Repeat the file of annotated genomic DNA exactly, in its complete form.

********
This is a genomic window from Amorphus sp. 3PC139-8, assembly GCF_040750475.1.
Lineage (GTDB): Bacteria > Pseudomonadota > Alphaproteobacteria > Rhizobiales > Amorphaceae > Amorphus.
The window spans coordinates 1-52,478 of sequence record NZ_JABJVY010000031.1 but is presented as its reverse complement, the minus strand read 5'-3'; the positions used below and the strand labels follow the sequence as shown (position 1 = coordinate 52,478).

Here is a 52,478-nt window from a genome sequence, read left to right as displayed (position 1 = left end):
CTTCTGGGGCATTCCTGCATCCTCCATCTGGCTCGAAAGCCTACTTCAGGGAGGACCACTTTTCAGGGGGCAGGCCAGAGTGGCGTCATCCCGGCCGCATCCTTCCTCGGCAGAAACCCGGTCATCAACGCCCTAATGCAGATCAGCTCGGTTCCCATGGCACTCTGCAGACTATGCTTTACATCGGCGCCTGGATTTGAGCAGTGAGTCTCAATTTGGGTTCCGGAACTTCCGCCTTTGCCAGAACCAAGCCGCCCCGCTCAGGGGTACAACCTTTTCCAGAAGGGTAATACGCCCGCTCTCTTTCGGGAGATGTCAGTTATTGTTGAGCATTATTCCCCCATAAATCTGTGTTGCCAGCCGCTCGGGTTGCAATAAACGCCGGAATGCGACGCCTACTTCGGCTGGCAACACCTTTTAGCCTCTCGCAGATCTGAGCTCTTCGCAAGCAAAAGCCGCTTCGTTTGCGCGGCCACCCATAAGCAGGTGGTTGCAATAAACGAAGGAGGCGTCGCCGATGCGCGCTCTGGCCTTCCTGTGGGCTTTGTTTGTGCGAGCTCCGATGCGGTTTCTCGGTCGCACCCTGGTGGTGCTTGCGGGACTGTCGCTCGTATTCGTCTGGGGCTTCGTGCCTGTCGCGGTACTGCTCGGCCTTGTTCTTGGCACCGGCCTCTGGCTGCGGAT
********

This is a genomic window from Amorphus sp. 3PC139-8, assembly GCF_040750475.1.
Lineage (GTDB): Bacteria > Pseudomonadota > Alphaproteobacteria > Rhizobiales > Amorphaceae > Amorphus.
The window spans coordinates 1-52,478 of sequence record NZ_JABJVY010000031.1 but is presented as its reverse complement, the minus strand read 5'-3'; the positions used below and the strand labels follow the sequence as shown (position 1 = coordinate 52,478).

Here is a 52,478-nt window from a genome sequence, read left to right as displayed (position 1 = left end):
CTTCTGGGGCATTCCTGCATCCTCCATCTGGCTCGAAAGCCTACTTCAGGGAGGACCACTTTTCAGGGGGCAGGCCAGAGTGGCGTCATCCCGGCCGCATCCTTCCTCGGCAGAAACCCGGTCATCAACGCCCTAATGCAGATCAGCTCGGTTCCCATGGCACTCTGCAGACTATGCTTTACATCGGCGCCTGGATTTGAGCAGTGAGTCTCAATTTGGGTTCCGGAACTTCCGCCTTTGCCAGAACCAAGCCGCCCCGCTCAGGGGTACAACCTTTTCCAGAAGGGTAATACGCCCGCTCTCTTTCGGGAGATGTCAGTTATTGTTGAGCATTATTCCCCCATAAATCTGTGTTGCCAGCCGCTCGGGTTGCAATAAACGCCGGAATGCGACGCCTACTTCGGCTGGCAACACCTTTTAGCCTCTCGCAGATCTGAGCTCTTCGCAAGCAAAAGCCGCTTCGTTTGCGCGGCCACCCATAAGCAGGTGGTTGCAATAAACGAAGGAGGCGTCGCCGATGCGCGCTCTGGCCTTCCTGTGGGCTTTGTTTGTGCGAGCTCCGATGCGGTTTCTCGGTCGCACCCTGGTGGTGCTTGCGGGACTGTCGCTCGTATTCGTCTGGGGCTTCGTGCCTGTCGCGGTACTGCTCGGCCTTGTTCTTGGCACCGGCCTCTGGCTGCGGAT